The imperial phase is the period in which an artist is regarded to be at their commercial and creative peak simultaneously. The phrase was coined by Neil Tennant of the Pet Shop Boys to describe the group's feelings on their career circa "Domino Dancing" (1988).
"Imperial phase" has been applied by pop music critics and fans to the creative output of artists. While its original usage implied that an imperial phase was a one-time occurrence for a single artist, artists have been referred to[by whom?] as having multiple imperial phases. The term may also be applied to non-musical entities, such as film studios.
Critic Tom Ewing described three criteria for defining an artist's imperial phase: "command, permission, and self-definition". He defined "command" as an artist's ability to push the boundaries of their medium in a way that produces lasting change. "Permission" is the public's goodwill toward and interest in the artist's work. Finally, "self-definition" is the concept that the imperial phase defines the rest of the artist's career; future works will be compared to those from the imperial phase.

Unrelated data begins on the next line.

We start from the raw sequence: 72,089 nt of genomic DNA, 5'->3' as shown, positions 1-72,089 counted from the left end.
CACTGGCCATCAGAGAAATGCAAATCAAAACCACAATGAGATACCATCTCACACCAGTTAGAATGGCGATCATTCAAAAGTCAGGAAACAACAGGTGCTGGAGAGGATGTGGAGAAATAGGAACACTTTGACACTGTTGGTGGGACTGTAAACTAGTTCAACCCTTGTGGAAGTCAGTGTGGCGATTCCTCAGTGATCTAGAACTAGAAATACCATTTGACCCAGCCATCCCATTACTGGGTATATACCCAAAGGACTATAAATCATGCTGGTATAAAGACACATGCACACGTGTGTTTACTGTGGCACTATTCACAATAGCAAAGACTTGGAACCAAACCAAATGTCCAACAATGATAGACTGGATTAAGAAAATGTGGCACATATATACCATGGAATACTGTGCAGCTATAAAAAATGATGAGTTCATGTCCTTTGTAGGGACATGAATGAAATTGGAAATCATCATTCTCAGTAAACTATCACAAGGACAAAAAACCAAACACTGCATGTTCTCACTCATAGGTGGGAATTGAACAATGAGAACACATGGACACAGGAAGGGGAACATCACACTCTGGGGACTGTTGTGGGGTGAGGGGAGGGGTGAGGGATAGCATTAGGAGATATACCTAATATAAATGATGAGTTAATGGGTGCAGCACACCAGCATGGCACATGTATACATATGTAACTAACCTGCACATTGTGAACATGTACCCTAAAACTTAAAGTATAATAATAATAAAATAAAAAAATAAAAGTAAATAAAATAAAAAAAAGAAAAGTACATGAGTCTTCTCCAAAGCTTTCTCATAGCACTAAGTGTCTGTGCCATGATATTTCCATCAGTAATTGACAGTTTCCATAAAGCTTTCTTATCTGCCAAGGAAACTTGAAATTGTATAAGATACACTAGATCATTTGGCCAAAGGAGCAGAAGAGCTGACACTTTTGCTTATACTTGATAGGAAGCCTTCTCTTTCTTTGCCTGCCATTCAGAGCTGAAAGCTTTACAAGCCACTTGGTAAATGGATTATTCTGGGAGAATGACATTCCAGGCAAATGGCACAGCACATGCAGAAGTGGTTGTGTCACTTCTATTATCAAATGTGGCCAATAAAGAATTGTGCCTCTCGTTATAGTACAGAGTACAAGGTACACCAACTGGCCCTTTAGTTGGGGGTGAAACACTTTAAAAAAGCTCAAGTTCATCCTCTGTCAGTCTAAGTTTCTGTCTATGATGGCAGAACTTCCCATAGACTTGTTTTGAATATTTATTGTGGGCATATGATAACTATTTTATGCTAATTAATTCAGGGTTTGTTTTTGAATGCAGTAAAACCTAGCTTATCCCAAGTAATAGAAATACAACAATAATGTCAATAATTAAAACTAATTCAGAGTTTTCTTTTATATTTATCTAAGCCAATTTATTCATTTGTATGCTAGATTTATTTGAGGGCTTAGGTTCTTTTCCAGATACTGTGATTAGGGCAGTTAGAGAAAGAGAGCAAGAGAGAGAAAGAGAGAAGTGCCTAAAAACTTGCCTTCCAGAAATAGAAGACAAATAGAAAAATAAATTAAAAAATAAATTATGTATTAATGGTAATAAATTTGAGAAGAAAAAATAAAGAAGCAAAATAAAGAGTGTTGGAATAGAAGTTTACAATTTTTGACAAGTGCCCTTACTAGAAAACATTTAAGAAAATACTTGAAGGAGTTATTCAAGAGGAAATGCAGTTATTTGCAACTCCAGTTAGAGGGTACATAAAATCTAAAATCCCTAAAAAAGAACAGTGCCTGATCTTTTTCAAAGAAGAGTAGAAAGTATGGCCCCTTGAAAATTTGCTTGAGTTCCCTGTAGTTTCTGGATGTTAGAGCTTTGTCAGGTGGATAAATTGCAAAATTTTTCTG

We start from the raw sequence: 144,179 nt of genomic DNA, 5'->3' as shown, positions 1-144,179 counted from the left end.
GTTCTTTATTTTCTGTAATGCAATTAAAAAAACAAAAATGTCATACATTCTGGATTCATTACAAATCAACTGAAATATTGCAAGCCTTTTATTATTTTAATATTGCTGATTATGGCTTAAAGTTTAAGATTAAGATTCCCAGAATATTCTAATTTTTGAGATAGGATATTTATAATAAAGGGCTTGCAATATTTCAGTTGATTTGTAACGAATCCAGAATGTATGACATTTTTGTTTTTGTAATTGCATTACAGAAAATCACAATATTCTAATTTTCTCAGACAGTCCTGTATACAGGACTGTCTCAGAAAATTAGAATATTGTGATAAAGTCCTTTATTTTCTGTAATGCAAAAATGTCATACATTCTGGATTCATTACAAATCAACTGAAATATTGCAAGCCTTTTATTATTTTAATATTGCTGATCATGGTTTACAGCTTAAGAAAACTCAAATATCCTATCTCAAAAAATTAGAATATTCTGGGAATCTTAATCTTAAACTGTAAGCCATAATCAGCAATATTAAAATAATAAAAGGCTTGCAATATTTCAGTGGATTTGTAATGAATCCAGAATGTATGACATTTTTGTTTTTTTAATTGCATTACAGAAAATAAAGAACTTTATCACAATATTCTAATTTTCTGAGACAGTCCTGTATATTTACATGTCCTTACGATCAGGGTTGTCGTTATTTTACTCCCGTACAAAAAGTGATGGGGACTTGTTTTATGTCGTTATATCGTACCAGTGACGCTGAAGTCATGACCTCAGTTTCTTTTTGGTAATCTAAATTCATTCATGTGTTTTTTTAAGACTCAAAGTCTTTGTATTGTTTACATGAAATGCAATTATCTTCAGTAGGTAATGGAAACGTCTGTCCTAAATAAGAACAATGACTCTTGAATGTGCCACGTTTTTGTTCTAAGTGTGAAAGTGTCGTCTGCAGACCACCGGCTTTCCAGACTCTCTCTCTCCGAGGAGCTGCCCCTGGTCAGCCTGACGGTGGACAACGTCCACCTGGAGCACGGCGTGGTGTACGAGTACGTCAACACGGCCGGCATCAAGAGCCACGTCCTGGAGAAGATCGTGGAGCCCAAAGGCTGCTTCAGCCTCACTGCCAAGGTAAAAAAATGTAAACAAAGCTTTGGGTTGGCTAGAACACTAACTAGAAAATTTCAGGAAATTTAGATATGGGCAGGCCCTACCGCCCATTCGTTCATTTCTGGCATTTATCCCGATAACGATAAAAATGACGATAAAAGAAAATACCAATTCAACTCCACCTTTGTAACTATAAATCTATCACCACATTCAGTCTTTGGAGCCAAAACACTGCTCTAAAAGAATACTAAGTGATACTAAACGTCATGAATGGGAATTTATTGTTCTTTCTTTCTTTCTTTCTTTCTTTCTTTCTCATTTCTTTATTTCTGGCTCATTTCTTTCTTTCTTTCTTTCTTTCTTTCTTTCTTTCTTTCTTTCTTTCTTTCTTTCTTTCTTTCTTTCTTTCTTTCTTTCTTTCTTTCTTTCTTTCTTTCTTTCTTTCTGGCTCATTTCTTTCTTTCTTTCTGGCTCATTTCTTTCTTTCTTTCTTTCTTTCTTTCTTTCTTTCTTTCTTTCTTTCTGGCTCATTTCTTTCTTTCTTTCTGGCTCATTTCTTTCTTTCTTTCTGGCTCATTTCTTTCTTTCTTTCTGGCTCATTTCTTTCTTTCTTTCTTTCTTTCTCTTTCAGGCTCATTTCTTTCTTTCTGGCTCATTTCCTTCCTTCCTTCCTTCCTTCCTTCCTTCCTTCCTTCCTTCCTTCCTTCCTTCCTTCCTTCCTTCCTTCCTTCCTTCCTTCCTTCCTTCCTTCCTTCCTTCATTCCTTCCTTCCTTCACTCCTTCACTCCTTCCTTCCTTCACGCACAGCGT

- Ewing, Tom (May 28, 2010). "Imperial". Pitchfork. Retrieved September 15, 2018.
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- Molanphy, Chris (1 December 2014). "Why Is Taylor Swift's "Blank Space" No. 1?". Slate. Retrieved 14 February 2019.
- Macpherson, Alex (10 January 2019). "Ariana Grande's Imperial Phase As A Pop Star Began In Earnest With 'Thank U, Next'". Uproxx. Retrieved 14 February 2019.
- Breihan, Tom (8 February 2019). "With Guardians Of The Galaxy, Marvel made household names out of interstellar second-stringers". AV Club. Retrieved 14 February 2019.
- Griffiths, George (15 June 2017). "Katy Perry, Lady Gaga, and the End of the Imperial Phase". TMRW Magazine. Retrieved 14 February 2019.